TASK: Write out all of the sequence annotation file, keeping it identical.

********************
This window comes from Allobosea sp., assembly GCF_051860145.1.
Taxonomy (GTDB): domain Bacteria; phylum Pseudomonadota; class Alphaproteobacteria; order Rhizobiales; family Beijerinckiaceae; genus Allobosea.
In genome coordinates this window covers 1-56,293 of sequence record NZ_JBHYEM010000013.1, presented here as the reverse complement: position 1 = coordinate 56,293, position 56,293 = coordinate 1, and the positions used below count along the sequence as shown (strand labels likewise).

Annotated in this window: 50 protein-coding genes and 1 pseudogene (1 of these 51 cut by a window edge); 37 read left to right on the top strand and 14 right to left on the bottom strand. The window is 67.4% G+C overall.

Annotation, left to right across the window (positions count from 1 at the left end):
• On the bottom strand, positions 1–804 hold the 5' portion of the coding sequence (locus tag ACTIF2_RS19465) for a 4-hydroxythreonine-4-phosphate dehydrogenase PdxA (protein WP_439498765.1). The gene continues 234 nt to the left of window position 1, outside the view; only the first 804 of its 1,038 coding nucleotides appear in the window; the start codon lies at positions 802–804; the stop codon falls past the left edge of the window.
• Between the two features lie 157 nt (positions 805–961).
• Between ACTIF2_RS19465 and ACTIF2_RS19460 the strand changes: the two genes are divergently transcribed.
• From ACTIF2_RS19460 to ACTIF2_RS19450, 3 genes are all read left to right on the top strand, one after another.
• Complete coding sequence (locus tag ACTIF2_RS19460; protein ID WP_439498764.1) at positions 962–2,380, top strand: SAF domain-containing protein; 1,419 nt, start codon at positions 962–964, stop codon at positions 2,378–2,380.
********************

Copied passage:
This window comes from Allobosea sp., assembly GCF_051860145.1.
Taxonomy (GTDB): domain Bacteria; phylum Pseudomonadota; class Alphaproteobacteria; order Rhizobiales; family Beijerinckiaceae; genus Allobosea.
In genome coordinates this window covers 1-56,293 of sequence record NZ_JBHYEM010000013.1, presented here as the reverse complement: position 1 = coordinate 56,293, position 56,293 = coordinate 1, and the positions used below count along the sequence as shown (strand labels likewise).

Annotated in this window: 50 protein-coding genes and 1 pseudogene (1 of these 51 cut by a window edge); 37 read left to right on the top strand and 14 right to left on the bottom strand. The window is 67.4% G+C overall.

Annotation, left to right across the window (positions count from 1 at the left end):
• On the bottom strand, positions 1–804 hold the 5' portion of the coding sequence (locus tag ACTIF2_RS19465) for a 4-hydroxythreonine-4-phosphate dehydrogenase PdxA (protein WP_439498765.1). The gene continues 234 nt to the left of window position 1, outside the view; only the first 804 of its 1,038 coding nucleotides appear in the window; the start codon lies at positions 802–804; the stop codon falls past the left edge of the window.
• Between the two features lie 157 nt (positions 805–961).
• Between ACTIF2_RS19465 and ACTIF2_RS19460 the strand changes: the two genes are divergently transcribed.
• From ACTIF2_RS19460 to ACTIF2_RS19450, 3 genes are all read left to right on the top strand, one after another.
• Complete coding sequence (locus tag ACTIF2_RS19460; protein ID WP_439498764.1) at positions 962–2,380, top strand: SAF domain-containing protein; 1,419 nt, start codon at positions 962–964, stop codon at positions 2,378–2,380.